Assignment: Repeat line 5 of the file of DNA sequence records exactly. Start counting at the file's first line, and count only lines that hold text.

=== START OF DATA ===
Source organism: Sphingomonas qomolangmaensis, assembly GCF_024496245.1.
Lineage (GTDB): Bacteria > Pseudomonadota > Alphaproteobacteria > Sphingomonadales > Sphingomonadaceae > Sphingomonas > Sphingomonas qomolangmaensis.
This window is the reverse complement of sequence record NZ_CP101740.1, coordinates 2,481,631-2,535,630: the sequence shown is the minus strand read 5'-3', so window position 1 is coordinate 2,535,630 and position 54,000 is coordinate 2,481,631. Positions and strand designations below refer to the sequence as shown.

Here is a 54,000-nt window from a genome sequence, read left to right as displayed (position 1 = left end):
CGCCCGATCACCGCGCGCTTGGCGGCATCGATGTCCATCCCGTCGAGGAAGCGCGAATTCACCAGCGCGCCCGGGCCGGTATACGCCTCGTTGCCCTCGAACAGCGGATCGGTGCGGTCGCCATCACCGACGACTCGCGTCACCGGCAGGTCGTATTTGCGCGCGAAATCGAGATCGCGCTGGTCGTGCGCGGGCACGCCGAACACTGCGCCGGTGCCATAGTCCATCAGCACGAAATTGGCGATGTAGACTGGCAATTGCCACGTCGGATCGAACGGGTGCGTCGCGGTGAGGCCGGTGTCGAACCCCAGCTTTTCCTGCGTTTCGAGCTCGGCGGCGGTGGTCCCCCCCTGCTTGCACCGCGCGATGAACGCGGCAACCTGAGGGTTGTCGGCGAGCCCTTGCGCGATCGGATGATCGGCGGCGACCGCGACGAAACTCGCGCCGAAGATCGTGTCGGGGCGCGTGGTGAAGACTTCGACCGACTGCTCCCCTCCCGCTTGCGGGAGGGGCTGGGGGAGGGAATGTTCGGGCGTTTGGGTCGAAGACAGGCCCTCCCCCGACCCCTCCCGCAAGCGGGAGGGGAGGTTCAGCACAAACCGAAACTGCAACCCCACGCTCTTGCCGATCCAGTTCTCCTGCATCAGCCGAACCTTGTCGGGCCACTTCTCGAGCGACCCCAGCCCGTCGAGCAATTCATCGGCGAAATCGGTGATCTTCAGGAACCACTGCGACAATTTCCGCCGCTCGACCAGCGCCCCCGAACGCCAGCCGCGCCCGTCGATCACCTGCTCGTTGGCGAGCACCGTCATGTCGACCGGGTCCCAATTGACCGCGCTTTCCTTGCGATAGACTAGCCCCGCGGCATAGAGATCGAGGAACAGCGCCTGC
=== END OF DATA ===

CGCCCGATCACCGCGCGCTTGGCGGCATCGATGTCCATCCCGTCGAGGAAGCGCGAATTCACCAGCGCGCCCGGGCCGGTATACGCCTCGTTGCCCTCGAACAGCGGATCGGTGCGGTCGCCATCACCGACGACTCGCGTCACCGGCAGGTCGTATTTGCGCGCGAAATCGAGATCGCGCTGGTCGTGCGCGGGCACGCCGAACACTGCGCCGGTGCCATAGTCCATCAGCACGAAATTGGCGATGTAGACTGGCAATTGCCACGTCGGATCGAACGGGTGCGTCGCGGTGAGGCCGGTGTCGAACCCCAGCTTTTCCTGCGTTTCGAGCTCGGCGGCGGTGGTCCCCCCCTGCTTGCACCGCGCGATGAACGCGGCAACCTGAGGGTTGTCGGCGAGCCCTTGCGCGATCGGATGATCGGCGGCGACCGCGACGAAACTCGCGCCGAAGATCGTGTCGGGGCGCGTGGTGAAGACTTCGACCGACTGCTCCCCTCCCGCTTGCGGGAGGGGCTGGGGGAGGGAATGTTCGGGCGTTTGGGTCGAAGACAGGCCCTCCCCCGACCCCTCCCGCAAGCGGGAGGGGAGGTTCAGCACAAACCGAAACTGCAACCCCACGCTCTTGCCGATCCAGTTCTCCTGCATCAGCCGAACCTTGTCGGGCCACTTCTCGAGCGACCCCAGCCCGTCGAGCAATTCATCGGCGAAATCGGTGATCTTCAGGAACCACTGCGACAATTTCCGCCGCTCGACCAGCGCCCCCGAACGCCAGCCGCGCCCGTCGATCACCTGCTCGTTGGCGAGCACCGTCATGTCGACCGGGTCCCAATTGACCGCGCTTTCCTTGCGATAGACTAGCCCCGCGGCATAGAGATCGAGGAACAGCGCCTGC